Secret Quest

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Secret Quest
Secret Quest cover.jpg
Publisher(s)Atari Corporation
Platform(s)Atari 2600

Secret Quest is a video game developed by Axlon and released by Atari Corporation in 1989 for the Atari 2600. It was the last official release for the 2600 in North America. The player controls a humanoid character that fights monsters and gathers items on a series of space stations. The game was originally inspired by NES game The Legend Of Zelda,[1] with the final space-themed concept developed and programmed by Steve DeFrisco.[2]


Chris DeFrisco was hired to complete the artwork. A save game mechanic was incorporated due to the design concept of having lots of locations in an adventure style format. The development team faced data size issues when trying to fit the game onto the cartridge ROM.[3]

According to Vintage Games, the title was created as a last-ditch attempt to prove the 1977 console's library could compete with those on more modern hardware.[4]


The plot of the game is that you are a hero trying to stop several alien space station attacks. Your hero is dressed in a space suit fighting aliens released from the space stations. You are also trying to defuse a bomb set by the aliens, and detonate bombs in the space stations using codes.[2]

Critical reception and legacy[edit]

NexGam felt the graphics were simple yet respectable.[5] The A.V. Club thought the title was surprising and abstract in the wake of the Atari 2600's final days.[6] Classic Home Video Games thought the game was ambitious, almost to a fault.[7] Classic Videogame Hardware Genius Guide described it as a "final swan-song" and a way of squeezing the last cents out of the console.[8]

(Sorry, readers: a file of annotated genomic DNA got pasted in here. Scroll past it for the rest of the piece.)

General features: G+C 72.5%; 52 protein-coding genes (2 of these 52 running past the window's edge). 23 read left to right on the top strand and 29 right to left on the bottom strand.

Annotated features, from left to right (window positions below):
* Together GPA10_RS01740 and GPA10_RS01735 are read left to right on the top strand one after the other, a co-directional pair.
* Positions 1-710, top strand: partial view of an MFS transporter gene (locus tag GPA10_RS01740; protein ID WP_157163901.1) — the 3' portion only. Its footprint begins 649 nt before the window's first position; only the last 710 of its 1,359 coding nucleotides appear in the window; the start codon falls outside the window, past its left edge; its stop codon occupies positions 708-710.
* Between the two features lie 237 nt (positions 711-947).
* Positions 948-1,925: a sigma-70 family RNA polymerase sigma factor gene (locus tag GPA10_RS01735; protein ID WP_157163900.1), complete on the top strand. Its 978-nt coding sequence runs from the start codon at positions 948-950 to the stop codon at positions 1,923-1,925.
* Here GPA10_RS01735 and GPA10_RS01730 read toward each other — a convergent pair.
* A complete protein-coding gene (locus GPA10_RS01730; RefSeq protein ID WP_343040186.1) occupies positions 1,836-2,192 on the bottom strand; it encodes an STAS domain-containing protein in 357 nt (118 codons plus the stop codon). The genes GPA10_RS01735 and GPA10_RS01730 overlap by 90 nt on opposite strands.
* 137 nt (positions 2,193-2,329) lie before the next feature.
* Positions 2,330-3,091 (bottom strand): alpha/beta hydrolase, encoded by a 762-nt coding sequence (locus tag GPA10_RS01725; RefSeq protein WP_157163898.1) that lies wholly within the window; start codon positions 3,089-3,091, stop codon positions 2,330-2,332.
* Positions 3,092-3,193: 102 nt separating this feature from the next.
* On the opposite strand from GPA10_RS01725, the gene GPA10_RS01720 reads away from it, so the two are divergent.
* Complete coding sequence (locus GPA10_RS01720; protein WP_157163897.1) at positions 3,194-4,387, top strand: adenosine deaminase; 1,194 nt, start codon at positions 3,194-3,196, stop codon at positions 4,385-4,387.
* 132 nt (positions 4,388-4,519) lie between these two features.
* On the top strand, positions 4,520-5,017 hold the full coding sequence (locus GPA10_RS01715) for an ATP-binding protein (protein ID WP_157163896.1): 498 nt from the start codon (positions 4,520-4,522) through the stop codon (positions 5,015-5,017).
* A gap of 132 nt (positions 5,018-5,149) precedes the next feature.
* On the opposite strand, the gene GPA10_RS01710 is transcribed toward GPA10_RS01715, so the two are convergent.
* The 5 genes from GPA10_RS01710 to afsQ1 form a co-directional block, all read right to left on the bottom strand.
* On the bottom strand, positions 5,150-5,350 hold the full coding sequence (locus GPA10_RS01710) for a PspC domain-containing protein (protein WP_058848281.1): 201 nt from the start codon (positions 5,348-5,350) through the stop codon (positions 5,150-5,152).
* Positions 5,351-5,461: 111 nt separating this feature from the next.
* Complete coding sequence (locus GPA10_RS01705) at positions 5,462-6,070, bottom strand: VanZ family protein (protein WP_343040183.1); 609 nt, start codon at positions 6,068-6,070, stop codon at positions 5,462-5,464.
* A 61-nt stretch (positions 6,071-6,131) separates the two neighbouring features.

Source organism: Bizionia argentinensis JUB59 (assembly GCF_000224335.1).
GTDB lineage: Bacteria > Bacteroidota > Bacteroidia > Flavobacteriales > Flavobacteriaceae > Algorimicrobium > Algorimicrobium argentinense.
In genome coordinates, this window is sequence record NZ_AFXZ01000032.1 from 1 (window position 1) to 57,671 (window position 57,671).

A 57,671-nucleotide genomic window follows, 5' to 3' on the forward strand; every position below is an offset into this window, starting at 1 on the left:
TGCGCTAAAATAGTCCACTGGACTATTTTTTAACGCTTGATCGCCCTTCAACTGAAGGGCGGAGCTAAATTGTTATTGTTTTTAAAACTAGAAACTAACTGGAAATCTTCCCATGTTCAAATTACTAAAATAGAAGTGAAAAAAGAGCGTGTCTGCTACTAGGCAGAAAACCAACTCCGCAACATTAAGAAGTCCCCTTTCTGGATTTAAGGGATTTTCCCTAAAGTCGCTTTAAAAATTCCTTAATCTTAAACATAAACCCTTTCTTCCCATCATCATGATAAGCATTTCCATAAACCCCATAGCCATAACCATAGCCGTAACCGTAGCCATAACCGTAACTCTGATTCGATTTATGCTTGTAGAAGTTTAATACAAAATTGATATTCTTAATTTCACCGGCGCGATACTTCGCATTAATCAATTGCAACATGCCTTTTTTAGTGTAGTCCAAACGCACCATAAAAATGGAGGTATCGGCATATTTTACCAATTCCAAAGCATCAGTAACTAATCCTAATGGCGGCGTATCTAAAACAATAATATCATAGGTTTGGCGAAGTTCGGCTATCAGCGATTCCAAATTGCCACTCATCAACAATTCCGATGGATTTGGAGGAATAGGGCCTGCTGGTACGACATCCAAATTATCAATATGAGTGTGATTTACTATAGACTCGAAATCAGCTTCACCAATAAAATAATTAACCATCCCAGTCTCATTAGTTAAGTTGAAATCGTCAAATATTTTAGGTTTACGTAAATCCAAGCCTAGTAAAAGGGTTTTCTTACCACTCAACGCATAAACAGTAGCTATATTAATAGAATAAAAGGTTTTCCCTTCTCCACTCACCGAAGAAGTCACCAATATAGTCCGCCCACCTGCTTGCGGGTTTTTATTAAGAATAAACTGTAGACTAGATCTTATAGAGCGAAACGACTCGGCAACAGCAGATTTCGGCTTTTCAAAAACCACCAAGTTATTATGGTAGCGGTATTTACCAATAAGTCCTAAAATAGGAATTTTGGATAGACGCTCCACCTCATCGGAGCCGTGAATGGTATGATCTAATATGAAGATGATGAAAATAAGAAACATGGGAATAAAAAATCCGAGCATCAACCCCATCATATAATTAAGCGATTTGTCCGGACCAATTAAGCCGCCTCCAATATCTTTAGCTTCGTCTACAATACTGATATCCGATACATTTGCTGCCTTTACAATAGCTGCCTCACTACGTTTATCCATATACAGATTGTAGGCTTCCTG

Though many sources deem it the last game released on the Atari 2600, Old School Gamer Magazine claims that the last game was Klax.[9]


Secret Quest has been re-released several times on several Atari compilations. The game has been featured on every version of the Atari FlashBack series of consoles since the Atari FlashBack 2. However, the game hasn't been re-released on any other Atari compilations. The game was also excluded from the Atari FlashBack 4.


  1. ^ Good Deal Games interview with Steve DeFrisco, 2008
  2. ^ a b Weiss, Brett (2011-04-04). Classic Home Video Games, 1972–1984: A Complete Reference Guide. McFarland. p. 103. ISBN 9780786487554.
  3. ^ "Atari Compendium". Retrieved 2018-03-15.
  4. ^ Loguidice, Bill; Barton, Matt (2012-08-21). Vintage Games: An Insider Look at the History of Grand Theft Auto, Super Mario, and the Most Influential Games of All Time. CRC Press. ISBN 9781136137587.
  5. ^ "Secret Quest". (in German). Retrieved 2018-03-15.
  6. ^ Wanserski, Nick. "The last licks: 14 surprising games from a console's dying days". The A.V. Club Games. Retrieved 2018-03-15.
  7. ^ Weiss, Brett (2011-04-04). Classic Home Video Games, 1972–1984: A Complete Reference Guide. McFarland. ISBN 9780786487554.
  8. ^ Publishing, Imagine. Classic Videogame Hardware Genius Guide. Imagine Publishing. ISBN 9781908222220.
  9. ^ "The Last Official Release: Atari 2600 – Klax". Old School Gamer Magazine. 2018-03-08. Retrieved 2018-03-15.

External links[edit]